Cool, isn’t it?

And as you can see from the illustration at the top of this post, Susan Beal, who writes for Geek Crafts, has written a book of sci-fi, fantasy, horror, and gaming-related craft projects for you or the crafty geek in your life.


Will There Ever Be Crafts in Space?

Wednesday, September 21st, 2011
By Twistie

Like many crafters, I’m a great big sci-fi geek. I can quote you chapter of verse of most iterations of Star Trek, hold an intelligent discussion of where George Lucas went wrong with the Star Wars franchise, compare and contrast many of the societies visited through the Stargate, and quote virtually every line from Galaxy Quest (That was a hell of a thing).

But there’s one thing that has always bothered me about all of these sci-fi icons and many, many more that I’ve seen and read over the years: nobody makes crafts for enjoyment.

Sure, sometimes on Stargate or various versions of Trek they would come across a charmingly bucolic society. In these places, everybody had to produce food, clothing, shelter, etc. so that everyone would survive. But virtually all of  these charming, peaceful, gentle worlds are utterly without artistic addition. Nobody makes jewelry that doesn’t have a specific, ritual meaning. Nobody adds a flourish to the legs of a chair, or embroiders a pillow simply so it will be pretty. Nobody is shown making something of a purely decorative nature or just for fun. It’s all simply, rustic, and utilitarian.

And when these shows visit advanced societies, everything is about scientific advancement. Nothing wrong with that, of course. I’m in favor of finding cool ways to cure diseases, travel longer distances with lower environmental impact, provide inhospitable lands with food and water, and all sorts of things like that. I find these ideas and many like them to be entirely fab and gear.

But these societies seem to have little or no art. Sometimes there’s a terribly refined style of music (which sounds much more like Muzak to my ears), but nobody seems to create visual or textural art. Nobody creates a thing that isn’t either scientific or intensely practical. It’s all smooth, shiny, refined and utilitarian.

Come on, producers of sci-fi worlds! Would it kill you to have some form of embroidery or model making survive the millennia? If there’s someone on a starship who plays the trombone, couldn’t there also be someone on that ship who tats? It takes up a lot less space and makes a lot less noise, after all.

Okay, Data paints. There is that, and I’m in favor, entirely. But wouldn’t there have been one traditional Bajoran craft that Ensign Ro picked up in the camps? Didn’t Guinan’s people have to do something when they weren’t all listening to each other? Out of all the human societies the Goa’uld transplanted into outer space, wouldn’t Daniel Jackson have found one that still created purely decorative jewelry? Couldn’t Amy Pond scrapbook about her journeys with The Doctor? Well, no, actually I don’t think she would. But Rory totally would. In fact, I feel quite sure he does it whenever Amy isn’t looking.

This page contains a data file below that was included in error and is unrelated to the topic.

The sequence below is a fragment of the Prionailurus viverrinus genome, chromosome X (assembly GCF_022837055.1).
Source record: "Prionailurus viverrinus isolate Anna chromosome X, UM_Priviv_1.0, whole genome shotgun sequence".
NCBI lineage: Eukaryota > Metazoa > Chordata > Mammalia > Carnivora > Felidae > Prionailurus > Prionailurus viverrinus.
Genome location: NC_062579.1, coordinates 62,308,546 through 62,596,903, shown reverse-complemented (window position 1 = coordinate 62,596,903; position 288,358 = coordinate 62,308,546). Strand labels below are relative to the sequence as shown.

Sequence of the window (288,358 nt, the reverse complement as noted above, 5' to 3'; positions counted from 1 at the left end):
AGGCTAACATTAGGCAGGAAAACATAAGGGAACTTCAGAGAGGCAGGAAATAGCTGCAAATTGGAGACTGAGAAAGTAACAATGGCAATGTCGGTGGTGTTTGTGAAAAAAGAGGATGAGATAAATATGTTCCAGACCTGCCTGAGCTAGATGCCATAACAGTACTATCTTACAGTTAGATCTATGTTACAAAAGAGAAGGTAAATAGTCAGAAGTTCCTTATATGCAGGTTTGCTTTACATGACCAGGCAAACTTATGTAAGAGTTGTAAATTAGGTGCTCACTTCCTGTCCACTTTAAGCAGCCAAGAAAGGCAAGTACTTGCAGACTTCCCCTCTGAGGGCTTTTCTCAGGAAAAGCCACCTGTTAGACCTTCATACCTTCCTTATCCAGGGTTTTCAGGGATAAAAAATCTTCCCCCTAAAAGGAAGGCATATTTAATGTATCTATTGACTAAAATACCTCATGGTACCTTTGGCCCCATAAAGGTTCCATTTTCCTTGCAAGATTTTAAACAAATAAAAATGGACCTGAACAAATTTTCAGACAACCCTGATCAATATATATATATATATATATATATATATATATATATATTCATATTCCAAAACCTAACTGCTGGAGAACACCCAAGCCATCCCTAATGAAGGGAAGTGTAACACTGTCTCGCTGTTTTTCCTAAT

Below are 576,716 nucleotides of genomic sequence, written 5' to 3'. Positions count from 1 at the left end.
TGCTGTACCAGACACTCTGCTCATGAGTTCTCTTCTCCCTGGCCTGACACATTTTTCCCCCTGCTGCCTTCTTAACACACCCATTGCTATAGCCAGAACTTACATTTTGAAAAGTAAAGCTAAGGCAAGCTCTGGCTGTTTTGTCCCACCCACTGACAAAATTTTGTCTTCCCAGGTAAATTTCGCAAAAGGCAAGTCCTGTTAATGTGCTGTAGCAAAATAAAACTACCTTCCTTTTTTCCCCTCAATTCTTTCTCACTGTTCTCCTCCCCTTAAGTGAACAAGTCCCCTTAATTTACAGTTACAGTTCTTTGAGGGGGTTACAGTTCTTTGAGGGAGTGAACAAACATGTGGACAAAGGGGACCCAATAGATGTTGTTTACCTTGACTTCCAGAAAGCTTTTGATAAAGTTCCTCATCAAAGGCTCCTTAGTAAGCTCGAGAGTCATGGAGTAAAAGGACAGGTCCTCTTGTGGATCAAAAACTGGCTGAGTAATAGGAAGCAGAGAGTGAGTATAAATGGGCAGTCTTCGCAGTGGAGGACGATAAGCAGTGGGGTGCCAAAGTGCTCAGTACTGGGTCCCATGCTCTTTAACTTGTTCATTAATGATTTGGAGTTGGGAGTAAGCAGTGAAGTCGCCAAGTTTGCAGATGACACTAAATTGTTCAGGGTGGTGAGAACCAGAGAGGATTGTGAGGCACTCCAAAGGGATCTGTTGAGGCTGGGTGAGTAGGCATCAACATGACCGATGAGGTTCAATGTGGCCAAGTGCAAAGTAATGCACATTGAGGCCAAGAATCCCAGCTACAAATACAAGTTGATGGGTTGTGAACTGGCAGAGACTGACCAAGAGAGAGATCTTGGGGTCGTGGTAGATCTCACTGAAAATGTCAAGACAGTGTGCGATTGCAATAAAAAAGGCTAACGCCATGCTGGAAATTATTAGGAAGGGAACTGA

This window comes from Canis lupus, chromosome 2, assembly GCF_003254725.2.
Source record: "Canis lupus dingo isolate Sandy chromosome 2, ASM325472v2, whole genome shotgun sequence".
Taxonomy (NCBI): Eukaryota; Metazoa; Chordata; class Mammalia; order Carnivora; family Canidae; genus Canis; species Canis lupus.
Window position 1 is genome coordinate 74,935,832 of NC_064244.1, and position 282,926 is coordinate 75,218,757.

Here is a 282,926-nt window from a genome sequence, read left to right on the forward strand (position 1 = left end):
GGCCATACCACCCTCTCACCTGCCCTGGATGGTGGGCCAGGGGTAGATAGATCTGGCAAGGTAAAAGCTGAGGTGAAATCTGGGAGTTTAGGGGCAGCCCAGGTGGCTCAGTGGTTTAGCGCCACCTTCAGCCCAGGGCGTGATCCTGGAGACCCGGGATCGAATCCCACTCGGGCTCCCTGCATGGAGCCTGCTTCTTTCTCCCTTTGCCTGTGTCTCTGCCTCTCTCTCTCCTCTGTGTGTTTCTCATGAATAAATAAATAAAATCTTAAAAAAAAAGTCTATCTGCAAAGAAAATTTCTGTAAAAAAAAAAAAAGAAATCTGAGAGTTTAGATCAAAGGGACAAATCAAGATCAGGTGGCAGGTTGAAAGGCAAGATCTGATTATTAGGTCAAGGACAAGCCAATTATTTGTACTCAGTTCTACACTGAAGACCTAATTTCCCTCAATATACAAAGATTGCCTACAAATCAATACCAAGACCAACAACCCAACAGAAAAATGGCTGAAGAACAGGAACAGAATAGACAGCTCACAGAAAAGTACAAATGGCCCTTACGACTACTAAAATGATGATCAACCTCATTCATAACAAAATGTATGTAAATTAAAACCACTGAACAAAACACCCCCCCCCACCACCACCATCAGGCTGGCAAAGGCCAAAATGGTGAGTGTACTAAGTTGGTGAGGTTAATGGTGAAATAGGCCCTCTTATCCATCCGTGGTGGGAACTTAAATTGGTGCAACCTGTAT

I love speculative entertainment. But I also love making lace. I appreciate many forms of craftwork, and want to encourage them. I don’t believe that the human race will ever get to a place where we don’t need to express ourselves creatively by hand.

Just once, I’d like to see someone create a sci-fi show or film that agrees with me on that.

I Wouldn’t Do It To a Dog

Tuesday, September 20th, 2011
By Twistie

That poor pooch!

Okay, I’m going to come right out and say this: I really, really dislike the practice of dressing up pets. I find it undignified. That’s my personal opinion, and I’m sticking by it. Your mileage may vary, and we won’t have a problem about that as long as you aren’t coming over to dress my cat up… not that you’d find him if you tried that. He’d be hiding and I would aid him in any way I could.

But even if you’re into dressing up the critturs in your life, would you really inflict this ‘Yoda’ costume on your pup? I wouldn’t. In fact, the expression on this poor, forlorn canine really sums up my feelings on the subject.

On the other hand, I have to admit I could see a use for the crocheted light saber rattles. Same artist, much cooler result. In fact, I have some terribly pro-creative friends who are huge Star Wars nerds, too. If they present the world with another tiny one, I know what to give as a baby present!

Quickie Question: How Would the Industry Change?

Monday, September 19th, 2011
By Twistie

 (image from the Etam show, Paris Fashion Week, Fall 2011, via Posh

After friday’s article on Olivier Green’s appalling behavior on thursday’s episode of Project Runway, reader Mallory posed an interesting question in comments:

…I’m ready for a season of PR where the female designers dominate – at least they know what DD means. I appreciate to no end the creativity of male designers, but part of me kind of resents the fact that so many men think they know what being a woman is (visually) all about. I’ve always had thoughts about what the fashion industry would be like if there was more of a female presence from the beginning of the modern fashion industry.

And now I’m curious what you all think. How would the fashion industry be different if it had been dominated more by women in the beginning? Would it be pretty much the same as it is now, or would it be something completely different from today’s industry? Would the work of the people who sew the clothes be valued more? Would fashion honor comfort as a legitimate goal? Would it be worse than ever? Would fashion ever have become the massive multi-billion dollar industry it is today, or would it be a pastime for a few restless souls? Would there be more choice or less?

Thoughts? Comments? Questions? I’d love to know what you all think on this subject.

Disclaimer: Manolo the Shoeblogger is not Manolo Blahnik